Saturday, August 13, 2022
59 degrees at 6:00
“The Hopi, San Juan Southern Paiute, Zuni, and Navajo are tribes that have inhabited the canyons for centuries. Springs fed into farming land on the canyon floor and homes were built in the natural sandstone alcoves. The cliff dwellings of Betatakin, Keet Seel, and Inscription House were last physically occupied around 1300 AD but the villages have a spiritual presence that can still be felt today.” From: https://www.nps.gov/nava/index.htm
You can take a guided tour of Betatakin for half a day. The only other way to see it is from an overlook across the canyon. The only way to see Keet Seel is a 10-hour, 18 mile hike. You must have a permit, and you will meet a ranger at the site for a guided tour. It is supposed to be one of the best preserved sites. These are incredible sites, and the Navajo consider them sacred sites. No doubt, they will be better preserved in this way, however they do allow their cows to roam these lands.
We opted to go to the overlook, carrying my heavy 200-500mm lens and a tripod. It was worth it though, as I got some pretty good pictures. We walked back up past the nice Visitor’s Center and down the trail to Betatakin until we reached a gate. It gave us a feel for the canyon.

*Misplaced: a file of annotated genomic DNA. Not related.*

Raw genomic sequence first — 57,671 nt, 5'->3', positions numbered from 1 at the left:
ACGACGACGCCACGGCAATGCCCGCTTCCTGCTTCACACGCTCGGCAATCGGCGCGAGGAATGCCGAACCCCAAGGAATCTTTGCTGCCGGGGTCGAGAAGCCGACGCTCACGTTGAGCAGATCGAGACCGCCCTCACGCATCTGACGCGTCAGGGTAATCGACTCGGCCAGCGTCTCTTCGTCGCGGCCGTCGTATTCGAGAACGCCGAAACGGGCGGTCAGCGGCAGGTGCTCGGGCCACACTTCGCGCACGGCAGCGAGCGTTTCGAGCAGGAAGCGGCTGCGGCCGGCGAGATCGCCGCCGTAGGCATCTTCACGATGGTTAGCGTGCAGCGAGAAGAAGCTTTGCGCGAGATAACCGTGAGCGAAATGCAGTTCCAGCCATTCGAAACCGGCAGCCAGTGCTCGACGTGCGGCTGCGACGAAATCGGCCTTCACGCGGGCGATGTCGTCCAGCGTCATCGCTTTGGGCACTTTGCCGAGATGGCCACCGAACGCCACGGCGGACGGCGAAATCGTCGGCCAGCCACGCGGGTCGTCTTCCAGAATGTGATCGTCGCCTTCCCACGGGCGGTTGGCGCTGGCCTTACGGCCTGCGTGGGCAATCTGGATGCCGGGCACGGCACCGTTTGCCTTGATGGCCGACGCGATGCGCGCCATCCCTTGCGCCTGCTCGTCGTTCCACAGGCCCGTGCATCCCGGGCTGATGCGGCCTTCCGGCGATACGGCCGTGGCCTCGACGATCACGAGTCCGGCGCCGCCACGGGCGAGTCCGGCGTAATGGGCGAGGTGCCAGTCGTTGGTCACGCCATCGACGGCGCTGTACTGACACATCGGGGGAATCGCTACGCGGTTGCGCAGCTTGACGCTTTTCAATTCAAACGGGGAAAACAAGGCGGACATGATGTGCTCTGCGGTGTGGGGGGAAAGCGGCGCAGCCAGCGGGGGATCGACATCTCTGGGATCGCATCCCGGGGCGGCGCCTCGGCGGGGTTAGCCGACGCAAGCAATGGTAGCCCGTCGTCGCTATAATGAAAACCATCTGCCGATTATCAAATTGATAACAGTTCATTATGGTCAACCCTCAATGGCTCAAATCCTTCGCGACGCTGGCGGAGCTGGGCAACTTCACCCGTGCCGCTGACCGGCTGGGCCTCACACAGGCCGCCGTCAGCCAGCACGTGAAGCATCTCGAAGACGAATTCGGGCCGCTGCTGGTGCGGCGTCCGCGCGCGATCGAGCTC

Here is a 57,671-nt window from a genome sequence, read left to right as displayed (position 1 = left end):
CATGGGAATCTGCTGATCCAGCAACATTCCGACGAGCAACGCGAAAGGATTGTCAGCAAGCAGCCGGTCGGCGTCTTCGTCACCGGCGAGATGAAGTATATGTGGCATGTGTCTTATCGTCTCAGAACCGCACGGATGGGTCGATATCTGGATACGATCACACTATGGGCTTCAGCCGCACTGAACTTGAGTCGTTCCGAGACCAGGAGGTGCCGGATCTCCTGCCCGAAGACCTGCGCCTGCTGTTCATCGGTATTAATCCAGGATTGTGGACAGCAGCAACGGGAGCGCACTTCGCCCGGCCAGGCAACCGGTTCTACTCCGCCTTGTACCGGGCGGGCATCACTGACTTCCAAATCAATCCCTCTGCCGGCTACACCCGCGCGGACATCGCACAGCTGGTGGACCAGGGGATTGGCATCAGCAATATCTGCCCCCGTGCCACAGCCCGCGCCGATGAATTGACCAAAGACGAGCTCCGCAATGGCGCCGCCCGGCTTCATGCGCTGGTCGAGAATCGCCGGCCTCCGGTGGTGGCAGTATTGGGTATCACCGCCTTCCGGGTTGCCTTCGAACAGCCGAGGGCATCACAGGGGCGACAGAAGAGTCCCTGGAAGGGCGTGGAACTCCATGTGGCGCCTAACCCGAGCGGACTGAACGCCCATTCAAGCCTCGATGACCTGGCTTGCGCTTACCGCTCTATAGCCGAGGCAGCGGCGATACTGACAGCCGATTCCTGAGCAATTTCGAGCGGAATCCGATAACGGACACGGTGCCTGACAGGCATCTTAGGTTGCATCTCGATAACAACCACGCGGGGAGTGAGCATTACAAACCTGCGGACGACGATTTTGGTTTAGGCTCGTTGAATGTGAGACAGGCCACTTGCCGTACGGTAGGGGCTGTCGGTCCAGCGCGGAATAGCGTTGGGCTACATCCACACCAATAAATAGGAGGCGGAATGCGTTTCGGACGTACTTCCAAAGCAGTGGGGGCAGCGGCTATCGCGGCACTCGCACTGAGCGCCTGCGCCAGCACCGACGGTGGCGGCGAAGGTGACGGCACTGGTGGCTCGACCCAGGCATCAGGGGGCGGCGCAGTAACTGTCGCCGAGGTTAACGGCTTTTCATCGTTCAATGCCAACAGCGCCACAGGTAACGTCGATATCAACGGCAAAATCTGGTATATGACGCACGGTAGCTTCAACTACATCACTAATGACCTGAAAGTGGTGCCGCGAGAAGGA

There is a very nice write-up on Keet Seel at: https://www.gjhikes.com/2016/07/keet-seel.html. After reading about the adventures explorers have had in finding these sites, this is a relatively easy trip to an incredible site where you can be guided through the site, climbing the ladders into the houses where the ancients lived.
Inscription house has suffered from erosion, people digging in the site and school children inscribing their names on the walls, so it has been closed. Still the problems persist. “The latter ruin derives its name from an inscription scratched into the clay plaster of a wall. It reads, “Shapeiro Ano Dom 1661.” An intrepid early Spanish explorer or missionary, probably on his way to or from the Colorado River, must have entered the canyon in which this ruin is located and paused at the long-abandoned pueblo to scratch a record of his visit. So far as recorded it was not visited again until June, 1909.” From: https://navajopeople.org/blog/inscription-house-ruin-nitsie-canyon-arizona/.